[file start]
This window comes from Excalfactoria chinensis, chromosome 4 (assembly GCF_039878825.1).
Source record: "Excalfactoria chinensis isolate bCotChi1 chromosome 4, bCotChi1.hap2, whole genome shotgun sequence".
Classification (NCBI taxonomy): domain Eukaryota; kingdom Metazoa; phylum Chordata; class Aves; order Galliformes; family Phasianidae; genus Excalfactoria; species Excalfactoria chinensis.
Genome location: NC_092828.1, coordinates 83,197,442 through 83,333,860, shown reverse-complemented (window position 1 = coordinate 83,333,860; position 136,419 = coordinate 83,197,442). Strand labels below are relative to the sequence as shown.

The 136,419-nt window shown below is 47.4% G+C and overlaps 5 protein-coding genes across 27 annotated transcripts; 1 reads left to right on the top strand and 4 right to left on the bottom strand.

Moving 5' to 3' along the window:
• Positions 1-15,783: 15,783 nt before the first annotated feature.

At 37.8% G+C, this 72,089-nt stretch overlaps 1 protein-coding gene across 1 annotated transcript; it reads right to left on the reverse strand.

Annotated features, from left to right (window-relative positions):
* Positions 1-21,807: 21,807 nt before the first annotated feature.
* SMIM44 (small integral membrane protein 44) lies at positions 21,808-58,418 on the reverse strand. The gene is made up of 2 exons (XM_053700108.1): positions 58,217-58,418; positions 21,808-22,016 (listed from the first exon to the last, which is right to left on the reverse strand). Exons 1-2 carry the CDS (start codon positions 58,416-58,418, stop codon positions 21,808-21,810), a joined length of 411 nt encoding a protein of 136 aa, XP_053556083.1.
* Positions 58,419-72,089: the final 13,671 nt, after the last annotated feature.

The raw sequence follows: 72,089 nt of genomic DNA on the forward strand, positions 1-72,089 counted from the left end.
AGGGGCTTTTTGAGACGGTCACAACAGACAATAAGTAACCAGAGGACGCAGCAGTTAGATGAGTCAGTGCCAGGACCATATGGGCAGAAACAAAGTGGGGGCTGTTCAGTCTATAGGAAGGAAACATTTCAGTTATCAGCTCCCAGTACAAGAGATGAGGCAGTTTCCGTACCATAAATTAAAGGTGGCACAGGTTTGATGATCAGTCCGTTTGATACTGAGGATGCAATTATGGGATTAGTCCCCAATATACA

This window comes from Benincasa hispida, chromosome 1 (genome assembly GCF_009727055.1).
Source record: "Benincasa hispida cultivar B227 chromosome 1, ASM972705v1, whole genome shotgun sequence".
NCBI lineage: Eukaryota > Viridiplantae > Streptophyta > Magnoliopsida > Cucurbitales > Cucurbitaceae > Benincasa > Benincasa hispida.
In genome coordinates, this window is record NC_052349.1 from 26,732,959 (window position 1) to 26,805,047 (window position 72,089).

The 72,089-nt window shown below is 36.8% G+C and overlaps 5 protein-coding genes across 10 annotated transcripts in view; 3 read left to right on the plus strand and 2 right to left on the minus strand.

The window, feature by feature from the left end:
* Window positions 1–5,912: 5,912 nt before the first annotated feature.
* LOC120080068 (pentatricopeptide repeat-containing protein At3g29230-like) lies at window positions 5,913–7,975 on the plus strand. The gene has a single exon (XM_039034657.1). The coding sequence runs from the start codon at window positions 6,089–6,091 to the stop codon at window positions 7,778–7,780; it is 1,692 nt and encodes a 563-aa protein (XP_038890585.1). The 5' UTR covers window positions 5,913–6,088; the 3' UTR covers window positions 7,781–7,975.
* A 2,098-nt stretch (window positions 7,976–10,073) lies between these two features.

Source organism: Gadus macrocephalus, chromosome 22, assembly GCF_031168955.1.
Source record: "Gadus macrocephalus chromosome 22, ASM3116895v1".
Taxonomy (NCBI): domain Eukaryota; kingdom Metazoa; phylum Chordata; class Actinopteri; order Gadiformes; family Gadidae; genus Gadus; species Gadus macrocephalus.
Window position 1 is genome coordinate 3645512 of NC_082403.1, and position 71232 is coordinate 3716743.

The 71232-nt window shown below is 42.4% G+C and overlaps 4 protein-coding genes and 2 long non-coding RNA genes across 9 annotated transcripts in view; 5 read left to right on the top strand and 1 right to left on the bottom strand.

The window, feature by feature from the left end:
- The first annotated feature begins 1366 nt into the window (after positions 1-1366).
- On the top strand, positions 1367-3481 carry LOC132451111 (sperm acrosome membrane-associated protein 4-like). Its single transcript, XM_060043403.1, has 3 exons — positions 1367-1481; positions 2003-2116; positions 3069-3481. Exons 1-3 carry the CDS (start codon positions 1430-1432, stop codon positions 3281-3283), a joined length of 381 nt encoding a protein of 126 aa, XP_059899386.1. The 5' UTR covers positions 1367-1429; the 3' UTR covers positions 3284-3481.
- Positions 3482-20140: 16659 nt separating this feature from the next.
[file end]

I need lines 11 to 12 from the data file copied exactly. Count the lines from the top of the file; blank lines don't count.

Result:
* SMIM44 (small integral membrane protein 44) lies at positions 21,808-58,418 on the reverse strand. The gene is made up of 2 exons (XM_053700108.1): positions 58,217-58,418; positions 21,808-22,016 (listed from the first exon to the last, which is right to left on the reverse strand). Exons 1-2 carry the CDS (start codon positions 58,416-58,418, stop codon positions 21,808-21,810), a joined length of 411 nt encoding a protein of 136 aa, XP_053556083.1.
* Positions 58,419-72,089: the final 13,671 nt, after the last annotated feature.